I know plenty of people who laugh off that advice, like it’s an impossible feat. It’s not. When Fynn was a baby we would spend hours doing vertical dance of nursing and napping. Paige often cuddled between me and Fynn when she was a wee one, or was content in a wrap while I swayed with her as I stood next to Fynn’s bed and waited for him to fall asleep for naptime. Then the two of us would sneak off to the couch and snuggle together, repeating the nursing and sleeping dance of a few years past.

Here’s the thing, I might have taken this a tad bit too far. I still lay down with my kids on the days we’re home for naptime. It started a few months ago when I needed the rest thanks to migraines. I’d gather up the kids right after lunch, plunk them in my bed, lay down with one snuggled on each arm, and we’d all drift off. Truthfully Fynn can go without his nap, and had before I started our new nap routine.

Paige is normally the first one to close her eyes. She nuzzles my shoulder, I smell her soft hair as she holds my finger like it’s the most precious commodity. Then I turn to Fynn, who is snuggled up to me on my arm. We gaze at each other, he sometimes whispers silly things to me, tells me about the stars and spaceships on the ceiling. We have some quiet alone time, though Paige is inches away.

Even if the kids have been devil children all morning, once we hop into bed they are the snuggliest, warmest, and sweetest little beings on the planet.

I’ll take them over a freshly cleaned kitchen any day.

That’s the price for these naps. While other mothers get things done during naptime, I sit with my babies. And truthfully I rarely sleep, mostly because the three hour nap has never graced us with its appearance {my children still think sleep is evil… but we won’t go there…} and also because Paige will wake up several times needing to be recuddled and loved back to sleep. So the minute Fynn finally closes his eyes, Paige’s pop open, and vice versa. So it’s a process. But naptime lasts longer with me involved than it would otherwise… which is another bonus.

These naptimes, where my arms are pinned under children, force me to be with myself. To listen to what’s going on in my head, to feel things. To ponder. Which is a big part of who I am. Half of my blog posts get written in my head between the hours of 11:30am and 1:30pm {on a good day} Honestly, I cherish that time.

Last weekend we tried to get the kids to nap separately, figuring they each needed some one on one time with one of us. Paige had the hardest time settling into slumber. She was with me, so I thought she wanted her daddy. We switched off but that wasn’t it. After many tears she finally fell asleep. After we were all up, she clung to her brother’s side for the rest of the afternoon.

She apparently cherishes that time with him as well.

We’re a very laid back family. We don’t over schedule ourselves, we’re secretly home bodies {and have a huge need for a yard to satisfy the need fresh air while we’re at home…} and we like to keep things simple. And happy. While the time is nearing an end for them… at this point the whole sleeping while the babies sleep thing… that keeps this mama happy. And her house a little less clean. But none the less, happy.

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Locking the door

When Lucas is home, I lock the bathroom door when I take a shower.

Otherwise, the kids run in, opening the door, letting in the cold air… letting the peaceful steam that has collected fly out the door.

And I like hot showers. And bathrooms so steamy you need to run cold water in the sink to catch a breath now and then. It helps me focus on my breathing, it slows me down. I can see the spots on the mirror where I once drew “I {heart} L” and where he once wrote “I {heart} C” with clean fingers on a steamy mirror.

So today, with Lucas at home thanks to the holiday, I locked the bathroom door.

I heard them, moments after I stepped into the make~your~skin~red hot shower. But I zoned out, lathered up, washed hair, rinsed, stood, breathed. And then I turned the water off. And I heard. “Mommy, the door won’t open!” and then “mommy, the door is stuck!” and finally “mommy, you need help getting out!! Why won’t the door open???”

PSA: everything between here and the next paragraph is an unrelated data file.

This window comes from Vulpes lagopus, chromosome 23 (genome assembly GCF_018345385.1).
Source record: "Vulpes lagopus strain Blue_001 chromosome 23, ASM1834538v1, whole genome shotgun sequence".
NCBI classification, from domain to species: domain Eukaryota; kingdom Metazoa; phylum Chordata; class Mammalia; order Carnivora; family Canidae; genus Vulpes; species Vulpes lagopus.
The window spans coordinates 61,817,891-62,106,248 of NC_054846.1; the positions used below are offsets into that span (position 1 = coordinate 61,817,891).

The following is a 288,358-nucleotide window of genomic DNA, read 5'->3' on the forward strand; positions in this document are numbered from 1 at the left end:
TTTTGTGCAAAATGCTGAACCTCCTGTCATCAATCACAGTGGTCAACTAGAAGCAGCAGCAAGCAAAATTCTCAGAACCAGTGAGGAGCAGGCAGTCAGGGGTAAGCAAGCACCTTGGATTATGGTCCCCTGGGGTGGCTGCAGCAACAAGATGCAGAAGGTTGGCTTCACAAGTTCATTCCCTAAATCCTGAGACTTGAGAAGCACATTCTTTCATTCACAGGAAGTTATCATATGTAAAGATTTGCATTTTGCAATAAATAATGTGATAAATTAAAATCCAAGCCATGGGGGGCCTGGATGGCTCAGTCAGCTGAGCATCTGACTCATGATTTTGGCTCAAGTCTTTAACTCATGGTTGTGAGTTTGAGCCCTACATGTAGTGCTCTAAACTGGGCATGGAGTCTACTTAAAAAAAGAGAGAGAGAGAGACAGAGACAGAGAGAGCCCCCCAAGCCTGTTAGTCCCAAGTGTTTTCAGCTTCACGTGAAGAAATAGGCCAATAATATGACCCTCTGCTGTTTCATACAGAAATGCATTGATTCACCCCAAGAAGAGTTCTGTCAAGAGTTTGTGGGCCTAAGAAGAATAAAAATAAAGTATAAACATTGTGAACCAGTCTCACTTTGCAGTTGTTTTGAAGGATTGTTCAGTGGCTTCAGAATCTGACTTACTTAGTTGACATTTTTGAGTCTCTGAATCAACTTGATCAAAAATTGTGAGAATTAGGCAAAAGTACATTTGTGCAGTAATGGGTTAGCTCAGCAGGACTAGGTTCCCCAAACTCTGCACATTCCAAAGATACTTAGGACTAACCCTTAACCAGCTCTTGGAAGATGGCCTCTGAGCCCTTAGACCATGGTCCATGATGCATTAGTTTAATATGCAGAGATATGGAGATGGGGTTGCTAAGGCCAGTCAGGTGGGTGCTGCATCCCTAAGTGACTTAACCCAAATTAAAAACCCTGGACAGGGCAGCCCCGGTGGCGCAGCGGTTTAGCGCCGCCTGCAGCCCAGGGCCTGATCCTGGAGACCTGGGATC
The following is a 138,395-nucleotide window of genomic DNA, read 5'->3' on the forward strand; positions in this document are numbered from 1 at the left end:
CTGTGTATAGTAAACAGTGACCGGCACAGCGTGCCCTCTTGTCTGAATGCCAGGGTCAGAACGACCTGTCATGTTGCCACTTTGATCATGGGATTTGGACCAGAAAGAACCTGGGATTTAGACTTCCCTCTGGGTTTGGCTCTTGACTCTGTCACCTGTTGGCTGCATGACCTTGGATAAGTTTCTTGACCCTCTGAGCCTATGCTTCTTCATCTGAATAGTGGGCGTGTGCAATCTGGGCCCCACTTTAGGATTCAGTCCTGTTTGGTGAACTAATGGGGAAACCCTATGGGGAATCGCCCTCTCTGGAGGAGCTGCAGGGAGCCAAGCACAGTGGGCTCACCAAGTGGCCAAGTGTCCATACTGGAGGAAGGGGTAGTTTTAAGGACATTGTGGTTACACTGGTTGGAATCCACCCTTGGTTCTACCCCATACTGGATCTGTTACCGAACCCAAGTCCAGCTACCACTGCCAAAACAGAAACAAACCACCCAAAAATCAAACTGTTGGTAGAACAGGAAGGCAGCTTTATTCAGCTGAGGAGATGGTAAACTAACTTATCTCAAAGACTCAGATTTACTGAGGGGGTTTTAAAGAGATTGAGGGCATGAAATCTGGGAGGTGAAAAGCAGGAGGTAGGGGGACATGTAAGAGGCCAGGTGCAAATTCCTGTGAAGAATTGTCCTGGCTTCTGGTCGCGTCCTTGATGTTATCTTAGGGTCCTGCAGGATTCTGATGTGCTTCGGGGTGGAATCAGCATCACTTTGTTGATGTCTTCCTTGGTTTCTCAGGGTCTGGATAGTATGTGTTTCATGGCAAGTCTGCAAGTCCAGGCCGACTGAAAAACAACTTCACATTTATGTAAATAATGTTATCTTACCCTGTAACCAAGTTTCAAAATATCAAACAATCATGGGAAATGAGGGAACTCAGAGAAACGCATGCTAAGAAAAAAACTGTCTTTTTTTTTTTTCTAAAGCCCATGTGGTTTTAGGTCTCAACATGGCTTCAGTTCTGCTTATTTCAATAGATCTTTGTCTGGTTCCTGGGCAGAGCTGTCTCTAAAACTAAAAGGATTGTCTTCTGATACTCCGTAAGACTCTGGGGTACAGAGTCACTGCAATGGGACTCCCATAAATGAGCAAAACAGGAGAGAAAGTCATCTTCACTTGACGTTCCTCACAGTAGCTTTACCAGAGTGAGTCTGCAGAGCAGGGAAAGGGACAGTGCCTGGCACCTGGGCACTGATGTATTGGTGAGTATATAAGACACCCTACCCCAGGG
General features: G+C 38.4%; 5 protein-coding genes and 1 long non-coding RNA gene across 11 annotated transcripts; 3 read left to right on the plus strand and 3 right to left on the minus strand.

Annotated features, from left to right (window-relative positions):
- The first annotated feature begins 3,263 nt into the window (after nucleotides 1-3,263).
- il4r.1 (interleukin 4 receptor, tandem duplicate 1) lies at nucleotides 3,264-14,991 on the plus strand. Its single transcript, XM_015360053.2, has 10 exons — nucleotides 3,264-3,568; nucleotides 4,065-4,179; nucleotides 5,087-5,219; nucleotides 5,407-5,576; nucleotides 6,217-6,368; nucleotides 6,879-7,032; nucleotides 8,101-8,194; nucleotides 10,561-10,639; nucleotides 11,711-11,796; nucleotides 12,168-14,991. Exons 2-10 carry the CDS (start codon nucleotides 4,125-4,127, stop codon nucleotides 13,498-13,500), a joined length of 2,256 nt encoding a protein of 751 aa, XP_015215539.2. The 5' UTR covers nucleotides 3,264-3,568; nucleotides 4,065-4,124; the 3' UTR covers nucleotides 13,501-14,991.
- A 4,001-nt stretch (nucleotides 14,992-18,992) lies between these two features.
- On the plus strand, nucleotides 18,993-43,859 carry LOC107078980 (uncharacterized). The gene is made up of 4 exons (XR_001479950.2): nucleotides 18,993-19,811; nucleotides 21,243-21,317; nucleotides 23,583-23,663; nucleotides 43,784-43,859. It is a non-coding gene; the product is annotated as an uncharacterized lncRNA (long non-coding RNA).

The last straw? The hand that fit under the door. Fingers urgently reaching, waggling, trying  help me escape.

I giggled, told him I’d open the door if he backed up, threw a towel on and got myself ready for the cold air to suck the breath out of me. The door opened to a little boy cheering. Jumping up and down, pushing past me to get into the bathroom to sit with me as I dried my hair.

After all, why would I want to be locked away from a smiling chatty little boy, and a little girl who won’t let a waterfall of snot slow down her spunk? It’s hard for me to believe that one day they’ll both be the ones locking the bathroom door, on the other side, looking for privacy. But right now, I’ll take a few minutes in a steamy shower, as privacy is something everyone needs for five minutes at a time. I’ll even take the hands under the door reaching to get in, because after all… it’s good for a mama to know she’s missed and loved every  now and then.

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Elbow deep, five stories high

I am elbow deep in tissues.

And poopy diapers, and runny noses, and sore throats. Moments where you wonder if you should wipe a baby bum or nose first {always the baby bum…} moments filled with is it really that necessary for them not to dance on the table? Everything takes so much effort.

This morning before he left, I asked Lucas to bring out the tv. He knew better than to oblige, instead setting up the laptop with a movie for Fynn. But I was desperate.

Now I’m floating five stories up thanks to some cold medicine, and some energy hijacked from a Diet Coke {I know… clear liquids…} It lets me smile instead of wallow. Because wallowing is a friend to no one.

We rest, and snuggle, and head butt, and snuggle and giggle. All a little more silently thanks to the sore throats. They want love, I give them love. They want veggie chips for lunch, today they got veggie chips for lunch. We give to each other and we feel warmth. We feel five stories higher than we should. We rest because, ultimately, there’s a girls night that will possibly involve sushi that I will be at tomorrow night. Because even though I might not be able to taste the spicy tuna rolls, I’ll feel the warmth that comes with friendship, in the passing of a tissue and turning a blind eye to red runny noses.

Chicken nuggets cooking, movie in progress, naps completed. My fingers are gliding and and typing because I need them to. Stringing together sentences that I didn’t know could exist.

Now there is a glow worm playing classic melodies in a cabinet where it was deliberately placed with the tupperware. There is a little boy telling me he just went pee pee {and not in the bathroom} and in the same breath he needs a little something to eat. And I am elbow deep, and five stories high, still smiling, still moving, still wiping noses and dishing out chicken nuggets and veggie chips.